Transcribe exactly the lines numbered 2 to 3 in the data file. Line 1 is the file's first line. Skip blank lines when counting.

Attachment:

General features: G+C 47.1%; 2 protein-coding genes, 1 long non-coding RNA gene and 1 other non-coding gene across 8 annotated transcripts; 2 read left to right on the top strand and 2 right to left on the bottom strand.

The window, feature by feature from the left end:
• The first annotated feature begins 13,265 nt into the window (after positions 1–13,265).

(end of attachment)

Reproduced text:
The window, feature by feature from the left end:
• The first annotated feature begins 13,265 nt into the window (after positions 1–13,265).